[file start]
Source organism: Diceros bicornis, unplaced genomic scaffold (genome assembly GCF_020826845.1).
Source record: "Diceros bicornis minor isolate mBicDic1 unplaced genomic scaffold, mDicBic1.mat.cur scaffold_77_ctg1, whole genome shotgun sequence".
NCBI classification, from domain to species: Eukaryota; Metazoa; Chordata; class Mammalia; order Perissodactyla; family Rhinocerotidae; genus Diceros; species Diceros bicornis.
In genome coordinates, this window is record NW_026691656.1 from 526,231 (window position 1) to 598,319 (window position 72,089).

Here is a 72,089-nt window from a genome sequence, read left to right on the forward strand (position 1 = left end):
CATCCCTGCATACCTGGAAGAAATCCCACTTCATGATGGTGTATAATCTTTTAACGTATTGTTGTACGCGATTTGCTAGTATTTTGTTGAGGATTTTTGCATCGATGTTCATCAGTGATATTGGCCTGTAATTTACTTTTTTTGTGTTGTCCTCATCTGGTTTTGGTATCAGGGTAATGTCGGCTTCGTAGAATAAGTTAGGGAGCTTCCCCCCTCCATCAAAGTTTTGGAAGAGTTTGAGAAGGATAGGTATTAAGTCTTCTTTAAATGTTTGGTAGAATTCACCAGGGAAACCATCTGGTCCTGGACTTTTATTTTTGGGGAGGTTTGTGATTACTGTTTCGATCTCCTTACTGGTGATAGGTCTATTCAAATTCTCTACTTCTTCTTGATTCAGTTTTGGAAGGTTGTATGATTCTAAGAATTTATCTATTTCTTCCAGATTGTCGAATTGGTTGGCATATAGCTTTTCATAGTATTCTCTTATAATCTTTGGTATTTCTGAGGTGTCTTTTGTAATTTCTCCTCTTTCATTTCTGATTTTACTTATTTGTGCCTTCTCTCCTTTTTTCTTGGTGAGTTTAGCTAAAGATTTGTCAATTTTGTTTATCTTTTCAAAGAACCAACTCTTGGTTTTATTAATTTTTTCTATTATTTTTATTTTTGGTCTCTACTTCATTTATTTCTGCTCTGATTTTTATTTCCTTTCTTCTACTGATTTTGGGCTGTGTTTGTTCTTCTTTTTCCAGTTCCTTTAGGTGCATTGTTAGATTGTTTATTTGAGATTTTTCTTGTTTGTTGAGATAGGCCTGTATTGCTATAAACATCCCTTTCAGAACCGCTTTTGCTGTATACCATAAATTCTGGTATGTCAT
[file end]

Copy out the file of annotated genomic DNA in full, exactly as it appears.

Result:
Source organism: Diceros bicornis, unplaced genomic scaffold (genome assembly GCF_020826845.1).
Source record: "Diceros bicornis minor isolate mBicDic1 unplaced genomic scaffold, mDicBic1.mat.cur scaffold_77_ctg1, whole genome shotgun sequence".
NCBI classification, from domain to species: Eukaryota; Metazoa; Chordata; class Mammalia; order Perissodactyla; family Rhinocerotidae; genus Diceros; species Diceros bicornis.
In genome coordinates, this window is record NW_026691656.1 from 526,231 (window position 1) to 598,319 (window position 72,089).

Here is a 72,089-nt window from a genome sequence, read left to right on the forward strand (position 1 = left end):
CATCCCTGCATACCTGGAAGAAATCCCACTTCATGATGGTGTATAATCTTTTAACGTATTGTTGTACGCGATTTGCTAGTATTTTGTTGAGGATTTTTGCATCGATGTTCATCAGTGATATTGGCCTGTAATTTACTTTTTTTGTGTTGTCCTCATCTGGTTTTGGTATCAGGGTAATGTCGGCTTCGTAGAATAAGTTAGGGAGCTTCCCCCCTCCATCAAAGTTTTGGAAGAGTTTGAGAAGGATAGGTATTAAGTCTTCTTTAAATGTTTGGTAGAATTCACCAGGGAAACCATCTGGTCCTGGACTTTTATTTTTGGGGAGGTTTGTGATTACTGTTTCGATCTCCTTACTGGTGATAGGTCTATTCAAATTCTCTACTTCTTCTTGATTCAGTTTTGGAAGGTTGTATGATTCTAAGAATTTATCTATTTCTTCCAGATTGTCGAATTGGTTGGCATATAGCTTTTCATAGTATTCTCTTATAATCTTTGGTATTTCTGAGGTGTCTTTTGTAATTTCTCCTCTTTCATTTCTGATTTTACTTATTTGTGCCTTCTCTCCTTTTTTCTTGGTGAGTTTAGCTAAAGATTTGTCAATTTTGTTTATCTTTTCAAAGAACCAACTCTTGGTTTTATTAATTTTTTCTATTATTTTTATTTTTGGTCTCTACTTCATTTATTTCTGCTCTGATTTTTATTTCCTTTCTTCTACTGATTTTGGGCTGTGTTTGTTCTTCTTTTTCCAGTTCCTTTAGGTGCATTGTTAGATTGTTTATTTGAGATTTTTCTTGTTTGTTGAGATAGGCCTGTATTGCTATAAACATCCCTTTCAGAACCGCTTTTGCTGTATACCATAAATTCTGGTATGTCAT